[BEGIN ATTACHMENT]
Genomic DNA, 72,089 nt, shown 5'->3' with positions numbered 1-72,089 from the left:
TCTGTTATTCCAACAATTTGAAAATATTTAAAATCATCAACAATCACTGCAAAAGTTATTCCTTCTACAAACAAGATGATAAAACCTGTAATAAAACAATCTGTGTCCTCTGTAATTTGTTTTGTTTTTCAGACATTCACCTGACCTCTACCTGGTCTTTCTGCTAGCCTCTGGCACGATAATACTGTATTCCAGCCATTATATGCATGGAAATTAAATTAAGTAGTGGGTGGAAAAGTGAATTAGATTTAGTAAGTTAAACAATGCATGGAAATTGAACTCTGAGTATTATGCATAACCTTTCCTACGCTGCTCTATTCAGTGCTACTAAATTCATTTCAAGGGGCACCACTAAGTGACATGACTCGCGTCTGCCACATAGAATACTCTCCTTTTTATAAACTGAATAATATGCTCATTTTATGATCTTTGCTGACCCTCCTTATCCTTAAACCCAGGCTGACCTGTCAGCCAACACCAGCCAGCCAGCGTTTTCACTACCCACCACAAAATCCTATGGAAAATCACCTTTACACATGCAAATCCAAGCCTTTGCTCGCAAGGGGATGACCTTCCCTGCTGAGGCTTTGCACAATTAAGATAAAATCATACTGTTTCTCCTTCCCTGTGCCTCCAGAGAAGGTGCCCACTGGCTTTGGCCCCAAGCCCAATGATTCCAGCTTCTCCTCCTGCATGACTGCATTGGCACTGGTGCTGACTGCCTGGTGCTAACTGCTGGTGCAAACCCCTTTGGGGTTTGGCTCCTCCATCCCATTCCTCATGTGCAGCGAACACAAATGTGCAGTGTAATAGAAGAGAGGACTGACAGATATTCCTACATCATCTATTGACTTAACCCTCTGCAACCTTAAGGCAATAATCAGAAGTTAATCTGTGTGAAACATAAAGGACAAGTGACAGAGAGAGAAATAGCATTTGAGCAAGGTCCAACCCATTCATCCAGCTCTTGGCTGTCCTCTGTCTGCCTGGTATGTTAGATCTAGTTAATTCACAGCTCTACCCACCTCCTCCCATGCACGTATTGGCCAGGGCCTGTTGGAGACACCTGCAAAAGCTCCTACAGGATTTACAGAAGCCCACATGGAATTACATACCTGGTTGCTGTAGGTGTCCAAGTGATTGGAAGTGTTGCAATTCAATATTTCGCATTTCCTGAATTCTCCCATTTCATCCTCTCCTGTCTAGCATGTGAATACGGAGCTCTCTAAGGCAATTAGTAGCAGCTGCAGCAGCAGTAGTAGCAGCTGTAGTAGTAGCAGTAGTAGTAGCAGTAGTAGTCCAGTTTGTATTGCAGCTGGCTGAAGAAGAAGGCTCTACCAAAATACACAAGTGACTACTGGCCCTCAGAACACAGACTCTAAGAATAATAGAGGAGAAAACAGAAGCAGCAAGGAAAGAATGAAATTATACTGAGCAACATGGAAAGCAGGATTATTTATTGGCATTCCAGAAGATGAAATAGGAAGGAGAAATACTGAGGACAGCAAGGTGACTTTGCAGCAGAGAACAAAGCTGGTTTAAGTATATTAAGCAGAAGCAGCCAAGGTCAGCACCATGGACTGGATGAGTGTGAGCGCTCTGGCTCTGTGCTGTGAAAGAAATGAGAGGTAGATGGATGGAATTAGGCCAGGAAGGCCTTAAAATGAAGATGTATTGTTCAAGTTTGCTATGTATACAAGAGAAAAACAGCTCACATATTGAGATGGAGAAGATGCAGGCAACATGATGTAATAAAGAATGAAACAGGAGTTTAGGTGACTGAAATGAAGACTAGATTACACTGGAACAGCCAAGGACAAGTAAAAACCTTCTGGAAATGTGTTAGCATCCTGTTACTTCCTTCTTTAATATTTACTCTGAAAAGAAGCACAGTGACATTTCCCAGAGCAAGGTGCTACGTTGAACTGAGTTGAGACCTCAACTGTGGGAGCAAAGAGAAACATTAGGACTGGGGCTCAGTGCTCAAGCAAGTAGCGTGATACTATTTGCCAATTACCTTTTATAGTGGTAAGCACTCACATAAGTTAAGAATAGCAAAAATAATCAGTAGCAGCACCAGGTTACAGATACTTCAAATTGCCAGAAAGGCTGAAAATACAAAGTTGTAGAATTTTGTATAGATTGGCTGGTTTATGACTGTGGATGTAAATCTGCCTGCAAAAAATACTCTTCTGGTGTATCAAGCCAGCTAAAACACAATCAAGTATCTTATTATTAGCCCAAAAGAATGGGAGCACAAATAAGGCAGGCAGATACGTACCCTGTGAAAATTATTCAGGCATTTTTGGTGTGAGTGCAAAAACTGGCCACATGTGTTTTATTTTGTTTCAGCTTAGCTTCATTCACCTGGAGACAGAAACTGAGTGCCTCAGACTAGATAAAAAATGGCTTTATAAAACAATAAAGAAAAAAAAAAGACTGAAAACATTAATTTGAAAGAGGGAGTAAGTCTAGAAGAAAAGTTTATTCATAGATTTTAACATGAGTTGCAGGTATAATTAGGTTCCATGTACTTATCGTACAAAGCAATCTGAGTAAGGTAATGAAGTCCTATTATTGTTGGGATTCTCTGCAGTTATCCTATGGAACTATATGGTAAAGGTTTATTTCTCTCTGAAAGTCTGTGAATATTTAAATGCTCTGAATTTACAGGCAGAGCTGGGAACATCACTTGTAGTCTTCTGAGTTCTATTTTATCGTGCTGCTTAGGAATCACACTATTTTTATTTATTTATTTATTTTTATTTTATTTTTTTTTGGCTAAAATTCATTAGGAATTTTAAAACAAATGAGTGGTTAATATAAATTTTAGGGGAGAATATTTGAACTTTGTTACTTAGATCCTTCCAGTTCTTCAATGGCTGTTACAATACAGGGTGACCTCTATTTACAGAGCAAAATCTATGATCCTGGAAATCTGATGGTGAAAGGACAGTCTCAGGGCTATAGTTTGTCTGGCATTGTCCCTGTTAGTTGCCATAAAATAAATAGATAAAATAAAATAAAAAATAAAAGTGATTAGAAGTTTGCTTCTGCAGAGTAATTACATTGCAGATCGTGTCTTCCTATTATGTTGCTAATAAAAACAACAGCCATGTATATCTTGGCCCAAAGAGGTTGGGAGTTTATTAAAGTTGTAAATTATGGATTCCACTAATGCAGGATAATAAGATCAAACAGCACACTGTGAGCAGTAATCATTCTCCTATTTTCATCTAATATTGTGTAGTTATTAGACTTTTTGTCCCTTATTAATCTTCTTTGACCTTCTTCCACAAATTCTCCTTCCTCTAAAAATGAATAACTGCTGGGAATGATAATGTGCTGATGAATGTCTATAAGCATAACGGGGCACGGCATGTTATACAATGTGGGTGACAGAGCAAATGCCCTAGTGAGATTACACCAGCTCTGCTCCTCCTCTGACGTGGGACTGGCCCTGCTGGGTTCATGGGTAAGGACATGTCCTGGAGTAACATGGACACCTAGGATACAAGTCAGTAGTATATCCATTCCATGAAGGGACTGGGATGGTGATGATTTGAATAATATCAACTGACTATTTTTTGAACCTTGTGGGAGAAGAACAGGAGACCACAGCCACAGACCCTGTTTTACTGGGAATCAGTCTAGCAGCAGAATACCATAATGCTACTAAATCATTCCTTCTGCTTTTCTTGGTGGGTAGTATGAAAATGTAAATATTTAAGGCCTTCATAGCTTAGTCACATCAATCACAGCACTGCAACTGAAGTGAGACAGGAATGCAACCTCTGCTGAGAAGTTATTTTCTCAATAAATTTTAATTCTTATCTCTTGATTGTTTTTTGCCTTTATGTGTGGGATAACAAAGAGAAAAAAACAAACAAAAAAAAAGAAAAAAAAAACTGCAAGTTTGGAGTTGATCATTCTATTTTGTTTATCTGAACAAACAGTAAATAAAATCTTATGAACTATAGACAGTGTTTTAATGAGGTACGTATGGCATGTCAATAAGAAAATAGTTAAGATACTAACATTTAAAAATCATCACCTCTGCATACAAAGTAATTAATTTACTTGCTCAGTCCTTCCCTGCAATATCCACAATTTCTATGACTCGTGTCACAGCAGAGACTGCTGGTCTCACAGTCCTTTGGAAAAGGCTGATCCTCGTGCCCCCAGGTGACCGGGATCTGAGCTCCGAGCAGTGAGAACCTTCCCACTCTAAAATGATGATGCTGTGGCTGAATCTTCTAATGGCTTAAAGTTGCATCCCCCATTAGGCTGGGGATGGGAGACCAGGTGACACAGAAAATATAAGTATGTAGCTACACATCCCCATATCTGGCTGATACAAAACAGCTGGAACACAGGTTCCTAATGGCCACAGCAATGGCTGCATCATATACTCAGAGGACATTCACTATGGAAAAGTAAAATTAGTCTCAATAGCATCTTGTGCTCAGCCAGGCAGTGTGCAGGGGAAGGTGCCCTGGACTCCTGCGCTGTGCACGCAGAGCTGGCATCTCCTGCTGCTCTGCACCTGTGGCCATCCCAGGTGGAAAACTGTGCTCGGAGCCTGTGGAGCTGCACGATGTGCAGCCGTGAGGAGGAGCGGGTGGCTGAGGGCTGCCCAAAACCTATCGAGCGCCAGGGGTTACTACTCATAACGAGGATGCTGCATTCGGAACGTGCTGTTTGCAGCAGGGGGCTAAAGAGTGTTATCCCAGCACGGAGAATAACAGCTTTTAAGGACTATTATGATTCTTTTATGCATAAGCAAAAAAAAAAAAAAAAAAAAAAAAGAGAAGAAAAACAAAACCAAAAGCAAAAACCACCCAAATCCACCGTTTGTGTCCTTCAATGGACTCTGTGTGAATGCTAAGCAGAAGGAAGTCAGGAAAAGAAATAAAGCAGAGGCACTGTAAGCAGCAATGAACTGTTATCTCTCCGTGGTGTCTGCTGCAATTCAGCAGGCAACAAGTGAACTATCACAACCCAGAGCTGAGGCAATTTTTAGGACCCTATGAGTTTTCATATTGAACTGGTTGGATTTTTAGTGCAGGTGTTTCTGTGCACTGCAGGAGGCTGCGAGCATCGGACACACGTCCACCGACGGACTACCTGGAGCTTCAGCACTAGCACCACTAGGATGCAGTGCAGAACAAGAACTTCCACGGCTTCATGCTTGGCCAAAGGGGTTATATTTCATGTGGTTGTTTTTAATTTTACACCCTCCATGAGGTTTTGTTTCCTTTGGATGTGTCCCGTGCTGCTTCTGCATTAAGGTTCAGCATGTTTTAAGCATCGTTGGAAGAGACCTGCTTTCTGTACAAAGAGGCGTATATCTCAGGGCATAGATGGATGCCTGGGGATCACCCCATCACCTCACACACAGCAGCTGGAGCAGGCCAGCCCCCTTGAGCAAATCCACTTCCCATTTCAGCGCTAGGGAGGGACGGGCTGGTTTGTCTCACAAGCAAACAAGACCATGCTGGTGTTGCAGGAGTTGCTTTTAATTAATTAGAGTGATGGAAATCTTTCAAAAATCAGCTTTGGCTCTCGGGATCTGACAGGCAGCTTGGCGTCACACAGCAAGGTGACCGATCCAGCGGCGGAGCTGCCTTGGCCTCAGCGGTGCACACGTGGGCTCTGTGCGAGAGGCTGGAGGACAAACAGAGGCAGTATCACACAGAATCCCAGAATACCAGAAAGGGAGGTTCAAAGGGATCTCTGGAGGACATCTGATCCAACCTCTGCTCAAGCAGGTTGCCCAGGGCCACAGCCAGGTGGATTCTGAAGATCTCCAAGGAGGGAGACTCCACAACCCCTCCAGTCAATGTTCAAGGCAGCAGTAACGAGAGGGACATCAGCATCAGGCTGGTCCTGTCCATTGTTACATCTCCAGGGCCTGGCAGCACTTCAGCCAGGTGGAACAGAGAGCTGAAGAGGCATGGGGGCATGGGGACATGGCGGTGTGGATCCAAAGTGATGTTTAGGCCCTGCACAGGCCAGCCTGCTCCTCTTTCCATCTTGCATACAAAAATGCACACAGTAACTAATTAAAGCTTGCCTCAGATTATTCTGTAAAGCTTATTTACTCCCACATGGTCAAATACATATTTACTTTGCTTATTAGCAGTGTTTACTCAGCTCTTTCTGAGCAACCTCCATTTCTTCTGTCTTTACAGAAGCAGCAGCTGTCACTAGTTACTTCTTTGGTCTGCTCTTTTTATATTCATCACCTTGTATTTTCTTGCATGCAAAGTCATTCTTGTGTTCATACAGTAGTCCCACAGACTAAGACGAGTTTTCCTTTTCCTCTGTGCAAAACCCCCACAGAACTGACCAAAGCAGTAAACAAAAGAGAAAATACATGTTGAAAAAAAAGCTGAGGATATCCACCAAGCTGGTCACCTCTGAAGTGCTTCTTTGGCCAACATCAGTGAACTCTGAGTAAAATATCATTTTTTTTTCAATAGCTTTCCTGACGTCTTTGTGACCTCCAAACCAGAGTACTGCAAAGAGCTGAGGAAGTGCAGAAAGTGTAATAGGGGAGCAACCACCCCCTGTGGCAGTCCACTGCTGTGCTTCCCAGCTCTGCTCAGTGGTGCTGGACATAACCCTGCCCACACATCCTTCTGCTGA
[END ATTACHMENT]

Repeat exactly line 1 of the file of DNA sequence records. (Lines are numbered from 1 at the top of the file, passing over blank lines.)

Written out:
Genomic DNA, 72,089 nt, shown 5'->3' with positions numbered 1-72,089 from the left: